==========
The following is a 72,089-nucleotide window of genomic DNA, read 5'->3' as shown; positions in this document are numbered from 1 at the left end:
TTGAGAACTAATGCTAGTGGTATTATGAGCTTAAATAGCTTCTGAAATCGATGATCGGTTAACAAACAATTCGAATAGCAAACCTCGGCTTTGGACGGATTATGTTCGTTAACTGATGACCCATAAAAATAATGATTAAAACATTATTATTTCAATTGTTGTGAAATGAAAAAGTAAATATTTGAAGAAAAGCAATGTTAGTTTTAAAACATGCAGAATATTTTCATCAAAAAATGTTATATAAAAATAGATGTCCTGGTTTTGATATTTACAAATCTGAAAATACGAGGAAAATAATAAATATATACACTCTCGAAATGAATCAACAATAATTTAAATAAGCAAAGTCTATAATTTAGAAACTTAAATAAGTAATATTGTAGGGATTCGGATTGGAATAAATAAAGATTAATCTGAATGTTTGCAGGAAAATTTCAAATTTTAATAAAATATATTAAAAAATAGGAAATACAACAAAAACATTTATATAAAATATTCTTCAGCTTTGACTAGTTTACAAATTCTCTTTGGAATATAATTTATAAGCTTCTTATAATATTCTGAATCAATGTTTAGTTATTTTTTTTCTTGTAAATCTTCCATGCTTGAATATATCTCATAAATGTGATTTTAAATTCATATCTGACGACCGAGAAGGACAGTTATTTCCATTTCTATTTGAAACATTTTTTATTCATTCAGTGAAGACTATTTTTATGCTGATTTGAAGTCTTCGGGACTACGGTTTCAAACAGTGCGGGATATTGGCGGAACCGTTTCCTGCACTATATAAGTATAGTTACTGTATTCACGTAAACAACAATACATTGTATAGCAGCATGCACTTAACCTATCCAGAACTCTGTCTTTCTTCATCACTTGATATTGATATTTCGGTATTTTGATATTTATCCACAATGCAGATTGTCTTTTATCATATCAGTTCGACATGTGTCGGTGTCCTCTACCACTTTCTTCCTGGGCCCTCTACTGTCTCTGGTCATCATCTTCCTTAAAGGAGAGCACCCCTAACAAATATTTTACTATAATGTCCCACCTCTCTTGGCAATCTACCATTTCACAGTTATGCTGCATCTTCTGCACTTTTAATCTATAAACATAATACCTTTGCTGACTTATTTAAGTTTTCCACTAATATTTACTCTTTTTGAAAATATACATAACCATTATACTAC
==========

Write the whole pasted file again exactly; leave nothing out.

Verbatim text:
The following is a 72,089-nucleotide window of genomic DNA, read 5'->3' as shown; positions in this document are numbered from 1 at the left end:
TTGAGAACTAATGCTAGTGGTATTATGAGCTTAAATAGCTTCTGAAATCGATGATCGGTTAACAAACAATTCGAATAGCAAACCTCGGCTTTGGACGGATTATGTTCGTTAACTGATGACCCATAAAAATAATGATTAAAACATTATTATTTCAATTGTTGTGAAATGAAAAAGTAAATATTTGAAGAAAAGCAATGTTAGTTTTAAAACATGCAGAATATTTTCATCAAAAAATGTTATATAAAAATAGATGTCCTGGTTTTGATATTTACAAATCTGAAAATACGAGGAAAATAATAAATATATACACTCTCGAAATGAATCAACAATAATTTAAATAAGCAAAGTCTATAATTTAGAAACTTAAATAAGTAATATTGTAGGGATTCGGATTGGAATAAATAAAGATTAATCTGAATGTTTGCAGGAAAATTTCAAATTTTAATAAAATATATTAAAAAATAGGAAATACAACAAAAACATTTATATAAAATATTCTTCAGCTTTGACTAGTTTACAAATTCTCTTTGGAATATAATTTATAAGCTTCTTATAATATTCTGAATCAATGTTTAGTTATTTTTTTTCTTGTAAATCTTCCATGCTTGAATATATCTCATAAATGTGATTTTAAATTCATATCTGACGACCGAGAAGGACAGTTATTTCCATTTCTATTTGAAACATTTTTTATTCATTCAGTGAAGACTATTTTTATGCTGATTTGAAGTCTTCGGGACTACGGTTTCAAACAGTGCGGGATATTGGCGGAACCGTTTCCTGCACTATATAAGTATAGTTACTGTATTCACGTAAACAACAATACATTGTATAGCAGCATGCACTTAACCTATCCAGAACTCTGTCTTTCTTCATCACTTGATATTGATATTTCGGTATTTTGATATTTATCCACAATGCAGATTGTCTTTTATCATATCAGTTCGACATGTGTCGGTGTCCTCTACCACTTTCTTCCTGGGCCCTCTACTGTCTCTGGTCATCATCTTCCTTAAAGGAGAGCACCCCTAACAAATATTTTACTATAATGTCCCACCTCTCTTGGCAATCTACCATTTCACAGTTATGCTGCATCTTCTGCACTTTTAATCTATAAACATAATACCTTTGCTGACTTATTTAAGTTTTCCACTAATATTTACTCTTTTTGAAAATATACATAACCATTATACTAC